One left-wing blogger feels it:
The argument against torture is slipping away from us. In fact, I'm getting the sinking feeling that it's over. What was once taboo is now publicly acknowledged as completely acceptable by many people. Indeed, disapproval of torture is now being characterized as a strictly partisan issue, like welfare reform or taxes.
I presume that like welfare and taxes, any "strictly partisan issue" will favor Republicans, but this seems about right to me, particularly on a day that Richard Cohen takes to the Washington Post op-ed page to wonder aloud whether Dick Cheney was right -- whether enhanced interrogation does work:
In some sense, this is an arcane point since the United States insists it will not torture anymore -- not that, the Bush people quickly add, it ever did. Torture is a moral abomination, and President Obama is right to restate American opposition to it. But where I reserve a soupÃ§on of doubt is over the question of whether "enhanced interrogation techniques" actually work. That they do not is a matter of absolute conviction among those on the political left, who seem to think that the CIA tortured suspected terrorists just for the hell of it.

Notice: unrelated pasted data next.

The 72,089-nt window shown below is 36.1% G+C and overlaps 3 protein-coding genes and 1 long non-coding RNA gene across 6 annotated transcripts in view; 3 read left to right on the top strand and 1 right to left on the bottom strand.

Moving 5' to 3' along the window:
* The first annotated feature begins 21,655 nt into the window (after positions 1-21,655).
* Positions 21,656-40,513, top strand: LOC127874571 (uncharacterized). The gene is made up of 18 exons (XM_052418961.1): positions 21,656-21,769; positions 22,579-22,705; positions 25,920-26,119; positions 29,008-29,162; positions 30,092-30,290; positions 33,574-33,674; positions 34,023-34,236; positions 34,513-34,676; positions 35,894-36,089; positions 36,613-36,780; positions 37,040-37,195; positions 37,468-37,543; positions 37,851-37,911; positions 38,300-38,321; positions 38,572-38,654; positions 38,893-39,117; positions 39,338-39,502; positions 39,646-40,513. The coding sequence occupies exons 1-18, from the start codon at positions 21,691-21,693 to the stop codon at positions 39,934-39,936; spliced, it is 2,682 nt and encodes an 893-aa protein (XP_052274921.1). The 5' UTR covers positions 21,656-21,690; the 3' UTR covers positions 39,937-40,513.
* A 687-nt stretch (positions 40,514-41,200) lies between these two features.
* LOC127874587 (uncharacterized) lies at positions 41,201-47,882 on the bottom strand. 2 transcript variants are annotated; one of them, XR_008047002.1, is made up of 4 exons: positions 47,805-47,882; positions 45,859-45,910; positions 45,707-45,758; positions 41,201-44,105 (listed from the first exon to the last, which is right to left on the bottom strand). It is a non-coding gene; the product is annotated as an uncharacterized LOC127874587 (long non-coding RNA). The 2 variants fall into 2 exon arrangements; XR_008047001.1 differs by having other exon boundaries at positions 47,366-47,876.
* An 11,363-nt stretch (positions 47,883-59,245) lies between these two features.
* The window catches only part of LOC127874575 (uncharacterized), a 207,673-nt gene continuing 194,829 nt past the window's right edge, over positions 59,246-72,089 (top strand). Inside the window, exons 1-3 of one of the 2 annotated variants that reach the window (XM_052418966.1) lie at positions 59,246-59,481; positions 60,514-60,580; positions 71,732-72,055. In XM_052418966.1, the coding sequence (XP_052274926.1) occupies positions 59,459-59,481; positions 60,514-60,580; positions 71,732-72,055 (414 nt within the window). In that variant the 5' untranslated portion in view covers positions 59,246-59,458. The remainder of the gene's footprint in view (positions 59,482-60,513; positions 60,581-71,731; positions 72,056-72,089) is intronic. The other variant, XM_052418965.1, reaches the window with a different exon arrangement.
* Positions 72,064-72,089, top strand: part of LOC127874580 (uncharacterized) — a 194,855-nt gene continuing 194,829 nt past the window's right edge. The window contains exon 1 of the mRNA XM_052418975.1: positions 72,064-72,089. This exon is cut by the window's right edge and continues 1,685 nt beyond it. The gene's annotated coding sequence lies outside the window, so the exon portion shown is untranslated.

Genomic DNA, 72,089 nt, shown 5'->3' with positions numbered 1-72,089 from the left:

Cheney, though, is adamant that the very measures that are now deemed illegal did work and that, furthermore, doing away with them has made the country less safe. Cheney said this most recently on Sunday, on CBS's "Face the Nation." "Those policies were responsible for saving lives," he told Bob Schieffer. In effect, Cheney poses a hard, hard question: Is it more immoral to torture than it is to fail to prevent the deaths of thousands?
This was always a hard moral question, but as Cohen says, for the left this was no question at all. Like Obama, they reject this as a false choice -- and anyone who says otherwise is a moral cretin, a thug, a war criminal. Except these moral midgets seem to comprise some 60 percent of the voting public, maybe more. It's one of a very few issues where the public is at odds with the current occupant of the White House and sympathetic to his predecessor. Dick Cheney, despite his 18 percent approval rating, is winning this argument against an incredibly popular president. Cohen offers one possible explanation for this the left might want to consider: he's winning because he's right.